We want health.

Some fortunate souls are blessed with good health without seeming to do anything to achieve it.

Others are born with all sorts of problems. I include ARPKD in this category. And these days, there seems to be more in this category, like autism and ADHD.

OK.

What has that got to do with ADPKD patients?

Acceptance.

When you look at life from the 50,000 foot view, the problems that a given individual has doesn’t look so special.

I’m sure there are many individuals with whom you would like to trade places, but there are probably more with whom you would NOT wish to trade places!

On a Facebook post, I suggested that PKDers think of the diseases they DON’T have!

At a doctor’s office, are you the only patient in the waiting room? Do you fantasize the other patients’ problems? I do!

Doctors’ offices are busy for a reason!

A heck of a lot of people need medical treatment!

Now, I’m not minimizing YOUR situation. Obviously, you are the only one experiencing your discomfort.

What I’m suggesting is this when you realize and accept that you are not unique in needing medical care, and that the human body is far from perfect, you begin to take on the attitude that physical “imperfection” is the norm rather than the exception.

This realization helps lessen the sense of being “different,” or “defective.”

I sometimes get a devilish satisfaction when someone in my age bracket, who, after enjoying good health for most of his/her life, suffers some medical problem, and all of a sudden feel overwhelmed at dealing with the medical system.

“Aha! Now you know what people with health issues have been dealing with all their lives!”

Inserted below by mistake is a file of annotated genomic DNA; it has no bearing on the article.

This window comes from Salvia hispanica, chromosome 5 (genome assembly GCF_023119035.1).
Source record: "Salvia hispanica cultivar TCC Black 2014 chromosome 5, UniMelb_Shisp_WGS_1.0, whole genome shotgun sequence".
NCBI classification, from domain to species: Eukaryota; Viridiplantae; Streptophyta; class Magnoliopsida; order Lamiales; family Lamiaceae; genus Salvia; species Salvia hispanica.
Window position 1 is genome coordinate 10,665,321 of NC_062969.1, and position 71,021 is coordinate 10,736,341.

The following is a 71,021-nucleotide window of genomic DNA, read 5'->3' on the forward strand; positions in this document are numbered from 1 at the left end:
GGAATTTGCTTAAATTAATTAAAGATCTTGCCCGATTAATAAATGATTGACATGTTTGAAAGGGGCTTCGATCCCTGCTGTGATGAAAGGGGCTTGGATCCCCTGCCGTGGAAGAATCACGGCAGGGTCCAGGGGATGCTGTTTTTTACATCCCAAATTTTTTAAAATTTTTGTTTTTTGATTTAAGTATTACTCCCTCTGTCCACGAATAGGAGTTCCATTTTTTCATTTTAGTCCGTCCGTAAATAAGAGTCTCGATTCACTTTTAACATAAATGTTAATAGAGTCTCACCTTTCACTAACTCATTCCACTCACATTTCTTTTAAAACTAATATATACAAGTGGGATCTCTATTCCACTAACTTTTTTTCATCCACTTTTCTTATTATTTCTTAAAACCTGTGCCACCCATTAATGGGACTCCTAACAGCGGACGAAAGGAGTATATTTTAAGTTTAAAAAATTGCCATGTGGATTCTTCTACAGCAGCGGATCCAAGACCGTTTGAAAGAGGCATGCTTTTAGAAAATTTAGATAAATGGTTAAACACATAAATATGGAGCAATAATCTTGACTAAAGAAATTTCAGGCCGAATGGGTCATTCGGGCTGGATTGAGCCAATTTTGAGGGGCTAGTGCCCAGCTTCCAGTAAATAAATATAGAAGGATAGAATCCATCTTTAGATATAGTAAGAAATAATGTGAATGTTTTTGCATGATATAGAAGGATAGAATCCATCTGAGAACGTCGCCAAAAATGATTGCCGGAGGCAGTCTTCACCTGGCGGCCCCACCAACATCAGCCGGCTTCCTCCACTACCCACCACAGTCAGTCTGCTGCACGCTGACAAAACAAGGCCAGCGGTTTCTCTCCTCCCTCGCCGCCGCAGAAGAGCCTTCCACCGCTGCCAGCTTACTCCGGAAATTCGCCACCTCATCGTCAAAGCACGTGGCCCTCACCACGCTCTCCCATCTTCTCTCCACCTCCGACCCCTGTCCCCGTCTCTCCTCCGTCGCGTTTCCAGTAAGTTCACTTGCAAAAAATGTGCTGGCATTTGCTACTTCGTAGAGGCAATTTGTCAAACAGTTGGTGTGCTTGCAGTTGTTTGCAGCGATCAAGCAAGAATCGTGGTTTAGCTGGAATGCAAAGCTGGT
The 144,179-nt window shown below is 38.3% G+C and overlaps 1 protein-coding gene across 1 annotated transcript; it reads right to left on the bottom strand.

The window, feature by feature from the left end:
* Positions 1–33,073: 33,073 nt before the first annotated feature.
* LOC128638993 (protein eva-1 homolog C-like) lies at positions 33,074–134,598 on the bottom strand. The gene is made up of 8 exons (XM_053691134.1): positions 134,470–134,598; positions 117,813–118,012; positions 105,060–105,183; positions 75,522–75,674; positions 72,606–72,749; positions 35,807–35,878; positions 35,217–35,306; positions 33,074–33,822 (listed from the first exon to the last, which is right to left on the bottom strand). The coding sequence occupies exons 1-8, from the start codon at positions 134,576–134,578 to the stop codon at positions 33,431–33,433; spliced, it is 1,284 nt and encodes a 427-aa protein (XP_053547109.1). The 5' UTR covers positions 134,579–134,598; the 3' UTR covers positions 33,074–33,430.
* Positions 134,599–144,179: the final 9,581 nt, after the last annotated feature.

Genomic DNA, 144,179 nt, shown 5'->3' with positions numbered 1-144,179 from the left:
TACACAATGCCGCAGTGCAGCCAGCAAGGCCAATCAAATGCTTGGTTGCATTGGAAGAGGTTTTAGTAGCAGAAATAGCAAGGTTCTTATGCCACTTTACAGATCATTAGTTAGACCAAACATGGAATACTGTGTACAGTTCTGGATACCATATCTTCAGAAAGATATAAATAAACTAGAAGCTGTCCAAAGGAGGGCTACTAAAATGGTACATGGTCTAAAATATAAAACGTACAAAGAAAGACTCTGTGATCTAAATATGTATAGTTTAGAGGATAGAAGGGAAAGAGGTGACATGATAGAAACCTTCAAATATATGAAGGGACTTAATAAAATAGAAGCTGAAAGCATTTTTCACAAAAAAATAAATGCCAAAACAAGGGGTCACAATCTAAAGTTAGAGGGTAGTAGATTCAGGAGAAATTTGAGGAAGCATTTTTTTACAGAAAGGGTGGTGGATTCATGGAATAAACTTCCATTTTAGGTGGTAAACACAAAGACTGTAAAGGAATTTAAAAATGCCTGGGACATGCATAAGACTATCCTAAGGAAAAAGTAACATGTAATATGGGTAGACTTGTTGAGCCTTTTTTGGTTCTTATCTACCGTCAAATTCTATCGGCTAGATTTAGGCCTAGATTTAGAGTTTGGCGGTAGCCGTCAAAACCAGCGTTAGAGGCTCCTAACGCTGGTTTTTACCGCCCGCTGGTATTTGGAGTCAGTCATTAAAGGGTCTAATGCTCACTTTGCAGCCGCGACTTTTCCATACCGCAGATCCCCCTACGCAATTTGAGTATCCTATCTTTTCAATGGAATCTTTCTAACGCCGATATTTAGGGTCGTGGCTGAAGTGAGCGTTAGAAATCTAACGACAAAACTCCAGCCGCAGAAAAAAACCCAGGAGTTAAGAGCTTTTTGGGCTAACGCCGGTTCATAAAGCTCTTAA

Well, I’m not wishing ill on anyone, but illness happens whether I wish it upon them or not!

My PKD friends, you have enough to deal with without feeling sorry for yourselves!

Our dealings with our disease is to be looked at as a badge of courage!

“Damn it, this is tough! Carrying this burden 24/7 is often too much to bear! I wish I can ‘lay this burden down!’”

That’s the courage I’m talking about!

Look at life from 50,000 feet! Look at the suffering in the world!

Yes! From the hospitals and nursing homes to the starvation around the world and to the “unrest” in the Middle East, life on this beloved Earth is not heaven!

So, even as we deal with our own situation, here “on the ground,” remember what life looks like from 50,000 ft.

Perhaps your perspective might change!

Peace and Blessings!

Coach Richie Perl

 

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• Friday, June 24th, 2011

Hello!

I decided to resume blogging after about a 10 month hiatus!

The question in the title, “What would you say?” is the question I am asking to those many PKD patients who indicated in the various message boards that they have no one to talk to about their disease.

Let’s say you are diagnosed with PKD and your “circle of people,” family, friends, relatives, don’t seem to be inclined to take the time to sit down with you and listen to you talk about what you’re experiencing on your “PKD Odyssey.”